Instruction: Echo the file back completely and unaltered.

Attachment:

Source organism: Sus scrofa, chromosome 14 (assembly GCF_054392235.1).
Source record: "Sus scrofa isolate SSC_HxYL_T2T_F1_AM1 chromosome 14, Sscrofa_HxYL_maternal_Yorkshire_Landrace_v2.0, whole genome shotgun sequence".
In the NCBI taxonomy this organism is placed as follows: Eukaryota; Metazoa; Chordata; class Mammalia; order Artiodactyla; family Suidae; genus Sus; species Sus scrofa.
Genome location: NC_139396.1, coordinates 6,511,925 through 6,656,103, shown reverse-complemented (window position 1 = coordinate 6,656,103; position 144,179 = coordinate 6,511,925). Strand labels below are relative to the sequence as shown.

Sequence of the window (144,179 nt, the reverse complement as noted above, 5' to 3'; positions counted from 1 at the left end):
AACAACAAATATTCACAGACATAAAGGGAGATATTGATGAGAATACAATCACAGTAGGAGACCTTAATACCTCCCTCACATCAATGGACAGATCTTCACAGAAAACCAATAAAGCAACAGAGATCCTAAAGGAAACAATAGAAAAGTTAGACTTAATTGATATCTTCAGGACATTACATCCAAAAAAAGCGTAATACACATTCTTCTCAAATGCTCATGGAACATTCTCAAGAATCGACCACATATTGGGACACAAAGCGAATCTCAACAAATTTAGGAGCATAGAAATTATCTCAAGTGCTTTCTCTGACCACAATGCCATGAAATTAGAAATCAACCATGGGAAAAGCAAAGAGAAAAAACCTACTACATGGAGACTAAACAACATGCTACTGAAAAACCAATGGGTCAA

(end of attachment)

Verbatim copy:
Source organism: Sus scrofa, chromosome 14 (assembly GCF_054392235.1).
Source record: "Sus scrofa isolate SSC_HxYL_T2T_F1_AM1 chromosome 14, Sscrofa_HxYL_maternal_Yorkshire_Landrace_v2.0, whole genome shotgun sequence".
In the NCBI taxonomy this organism is placed as follows: Eukaryota; Metazoa; Chordata; class Mammalia; order Artiodactyla; family Suidae; genus Sus; species Sus scrofa.
Genome location: NC_139396.1, coordinates 6,511,925 through 6,656,103, shown reverse-complemented (window position 1 = coordinate 6,656,103; position 144,179 = coordinate 6,511,925). Strand labels below are relative to the sequence as shown.

Sequence of the window (144,179 nt, the reverse complement as noted above, 5' to 3'; positions counted from 1 at the left end):
AACAACAAATATTCACAGACATAAAGGGAGATATTGATGAGAATACAATCACAGTAGGAGACCTTAATACCTCCCTCACATCAATGGACAGATCTTCACAGAAAACCAATAAAGCAACAGAGATCCTAAAGGAAACAATAGAAAAGTTAGACTTAATTGATATCTTCAGGACATTACATCCAAAAAAAGCGTAATACACATTCTTCTCAAATGCTCATGGAACATTCTCAAGAATCGACCACATATTGGGACACAAAGCGAATCTCAACAAATTTAGGAGCATAGAAATTATCTCAAGTGCTTTCTCTGACCACAATGCCATGAAATTAGAAATCAACCATGGGAAAAGCAAAGAGAAAAAACCTACTACATGGAGACTAAACAACATGCTACTGAAAAACCAATGGGTCAA